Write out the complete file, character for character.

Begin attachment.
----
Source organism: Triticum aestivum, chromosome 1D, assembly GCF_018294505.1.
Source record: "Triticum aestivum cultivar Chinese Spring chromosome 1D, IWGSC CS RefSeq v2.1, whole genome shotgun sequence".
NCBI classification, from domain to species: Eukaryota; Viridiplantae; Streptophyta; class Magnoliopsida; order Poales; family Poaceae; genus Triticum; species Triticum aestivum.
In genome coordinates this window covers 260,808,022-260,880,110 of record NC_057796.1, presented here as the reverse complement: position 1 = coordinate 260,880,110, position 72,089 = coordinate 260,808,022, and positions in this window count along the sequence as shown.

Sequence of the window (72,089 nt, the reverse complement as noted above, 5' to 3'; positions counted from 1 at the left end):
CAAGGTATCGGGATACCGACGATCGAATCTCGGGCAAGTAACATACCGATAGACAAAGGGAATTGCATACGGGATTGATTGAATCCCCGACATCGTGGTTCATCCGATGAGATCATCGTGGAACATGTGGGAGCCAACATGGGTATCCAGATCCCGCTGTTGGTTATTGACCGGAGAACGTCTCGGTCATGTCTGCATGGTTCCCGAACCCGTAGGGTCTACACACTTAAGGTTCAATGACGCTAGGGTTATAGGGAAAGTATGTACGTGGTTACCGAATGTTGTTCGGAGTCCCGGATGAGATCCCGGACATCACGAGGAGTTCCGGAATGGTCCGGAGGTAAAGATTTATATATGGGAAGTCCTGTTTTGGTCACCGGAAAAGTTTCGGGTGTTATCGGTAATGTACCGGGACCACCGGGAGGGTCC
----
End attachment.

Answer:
Source organism: Triticum aestivum, chromosome 1D, assembly GCF_018294505.1.
Source record: "Triticum aestivum cultivar Chinese Spring chromosome 1D, IWGSC CS RefSeq v2.1, whole genome shotgun sequence".
NCBI classification, from domain to species: Eukaryota; Viridiplantae; Streptophyta; class Magnoliopsida; order Poales; family Poaceae; genus Triticum; species Triticum aestivum.
In genome coordinates this window covers 260,808,022-260,880,110 of record NC_057796.1, presented here as the reverse complement: position 1 = coordinate 260,880,110, position 72,089 = coordinate 260,808,022, and positions in this window count along the sequence as shown.

Sequence of the window (72,089 nt, the reverse complement as noted above, 5' to 3'; positions counted from 1 at the left end):
CAAGGTATCGGGATACCGACGATCGAATCTCGGGCAAGTAACATACCGATAGACAAAGGGAATTGCATACGGGATTGATTGAATCCCCGACATCGTGGTTCATCCGATGAGATCATCGTGGAACATGTGGGAGCCAACATGGGTATCCAGATCCCGCTGTTGGTTATTGACCGGAGAACGTCTCGGTCATGTCTGCATGGTTCCCGAACCCGTAGGGTCTACACACTTAAGGTTCAATGACGCTAGGGTTATAGGGAAAGTATGTACGTGGTTACCGAATGTTGTTCGGAGTCCCGGATGAGATCCCGGACATCACGAGGAGTTCCGGAATGGTCCGGAGGTAAAGATTTATATATGGGAAGTCCTGTTTTGGTCACCGGAAAAGTTTCGGGTGTTATCGGTAATGTACCGGGACCACCGGGAGGGTCC